This layout has become one of the most popular keyboard sizes due to how well it combines size and functionality. Popular gaming companies such as Razer have taken notice and are now releasing their own 65% gaming keyboards.
It is slightly longer than 60% keyboards. However, it is still a relatively small keyboard compared to TKL and 75% keyboards.
Again, you will still need to utilize different layers to compensate for your missing keys. However, the learning curve won’t be as hard as 60% keyboards since 65% keyboards pretty much offer complete functionality right off the bat.
The only downside of 65% keyboards is their proprietary design. Just like 75% keyboards, there is no standard when it comes to 65% keyboards.
This means that you can’t just swap out the parts of your keyboard and purchase aftermarket parts. Also, you will have to make sure that your keycap set has a smaller right shift (1.75U) to fit your board.
Non-Standard Keyboard Sizes
If you are looking to further downsize from a 60% keyboard, then one of the smallest ones that you can get is the 40% form factor. These keyboards only have the bare minimum and only feature the alpha keys and some modifiers.
To give you a better idea of what this looks like, this layout is the same one as the default keyboard of your smartphone. It is still functional for typing, everything use, and gaming. However, they may be unbearable for those who need all those special keys.
40% keyboards are more of a novelty keyboard. These keyboards are meant to be tinkered around with. You will need to experiment with different layers in order to make these work for your use case.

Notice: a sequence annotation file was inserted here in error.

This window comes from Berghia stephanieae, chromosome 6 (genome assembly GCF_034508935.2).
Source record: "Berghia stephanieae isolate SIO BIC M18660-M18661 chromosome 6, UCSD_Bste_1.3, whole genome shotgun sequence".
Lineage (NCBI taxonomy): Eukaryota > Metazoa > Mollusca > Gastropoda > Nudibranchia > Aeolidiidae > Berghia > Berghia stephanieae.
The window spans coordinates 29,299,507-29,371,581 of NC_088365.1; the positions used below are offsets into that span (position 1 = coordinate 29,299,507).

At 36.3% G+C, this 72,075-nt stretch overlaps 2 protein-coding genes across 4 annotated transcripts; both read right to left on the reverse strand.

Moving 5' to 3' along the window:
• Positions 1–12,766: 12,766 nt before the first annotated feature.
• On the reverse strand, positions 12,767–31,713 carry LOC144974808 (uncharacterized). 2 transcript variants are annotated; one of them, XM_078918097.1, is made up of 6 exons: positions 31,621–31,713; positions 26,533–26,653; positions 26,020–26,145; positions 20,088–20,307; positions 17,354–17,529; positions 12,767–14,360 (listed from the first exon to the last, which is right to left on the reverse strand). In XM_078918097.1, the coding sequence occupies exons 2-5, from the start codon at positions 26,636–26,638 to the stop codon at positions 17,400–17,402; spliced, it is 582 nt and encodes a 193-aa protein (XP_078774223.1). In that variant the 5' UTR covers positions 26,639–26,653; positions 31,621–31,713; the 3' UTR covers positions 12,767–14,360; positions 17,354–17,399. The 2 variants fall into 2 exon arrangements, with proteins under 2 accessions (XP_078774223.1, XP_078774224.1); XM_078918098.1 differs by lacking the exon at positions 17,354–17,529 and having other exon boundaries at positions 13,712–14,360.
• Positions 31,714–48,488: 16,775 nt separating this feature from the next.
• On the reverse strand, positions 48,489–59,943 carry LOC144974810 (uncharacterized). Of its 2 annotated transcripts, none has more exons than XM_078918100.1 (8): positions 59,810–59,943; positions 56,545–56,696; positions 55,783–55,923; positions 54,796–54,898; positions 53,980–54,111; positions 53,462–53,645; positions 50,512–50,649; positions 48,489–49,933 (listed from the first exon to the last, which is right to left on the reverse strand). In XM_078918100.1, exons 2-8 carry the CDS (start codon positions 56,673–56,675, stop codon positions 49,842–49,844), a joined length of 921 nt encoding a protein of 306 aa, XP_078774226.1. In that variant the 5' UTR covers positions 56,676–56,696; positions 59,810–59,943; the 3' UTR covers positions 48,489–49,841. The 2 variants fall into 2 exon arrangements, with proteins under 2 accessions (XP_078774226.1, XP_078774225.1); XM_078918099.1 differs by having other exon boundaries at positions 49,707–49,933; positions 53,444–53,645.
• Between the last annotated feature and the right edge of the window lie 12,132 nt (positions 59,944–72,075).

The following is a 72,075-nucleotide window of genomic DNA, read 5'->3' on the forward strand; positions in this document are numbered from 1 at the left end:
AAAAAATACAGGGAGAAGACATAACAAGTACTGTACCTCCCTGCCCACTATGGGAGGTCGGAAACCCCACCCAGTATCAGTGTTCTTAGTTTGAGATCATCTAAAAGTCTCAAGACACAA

Despite being impractical as a daily driver, there are plenty of use cases for 40% keyboards. You can use these as a secondary or a portable keyboard since they have a very small footprint.
You can also use these keyboards as a testing platform for different switches. Since a 40% keyboard-only contains a few keys, you do not have to spend as much on switches that you are not sure you will like.
One of the major downsides of 40% keyboards is that not a lot of manufacturers are producing these kinds of keyboards. Since these keyboards currently do not have the same kind of demand as other sizes, you won’t be getting as many options.
1800 Compact (100%) Keyboard
The 1800 compact layout is an alternate take on the full-size layout. It is made for enthusiasts who wish to have a more compact keyboard but do not want to sacrifice the functionality of full-sized keyboards. The main difference between 1800 and full-sized keyboards is the spacing between each key.
Just like with other keyboard sizes, the implementation of this layout varies between different manufacturers. Some prefer to eliminate all space which makes the keyboard a bit cramped, while others try to add a bit of spacing. But overall, most enthusiasts aren’t too fond of this layout since all of the keys are too cramped.
Aside from having a slightly different look, 1800 compact keyboards do not offer a lot of benefits over other keyboard sizes. Of course, some users may be attracted to having all of the keys that they need in one compact keyboard. But for most users, we highly recommend checking out the other keyboard sizes.
The 80% form factor is pretty much just a variation of the 75% form factor. The idea here of having a compact layout is very similar to 75% keyboards. However, the spacing between the alphas and the F-Keys is more similar to how TKL keyboards look.
These keyboards are for those who enjoy the size of 75% keyboards but find them too cramped. The 70% form factor also gives a distinct look that is unique from the other keyboard sizes.
The only downside with these keyboards is that they are not as widely available as the other keyboard sizes. And since they aren’t as popular, you are less likely to get features and mounting styles such as gasket mount.
The KBE team is dedicated to sharing our knowledge and creating useful resources about computer keyboards. This article was written as a team collaboration, combining our knowledge and years of experience using, building and modding keyboards. Meet the team here.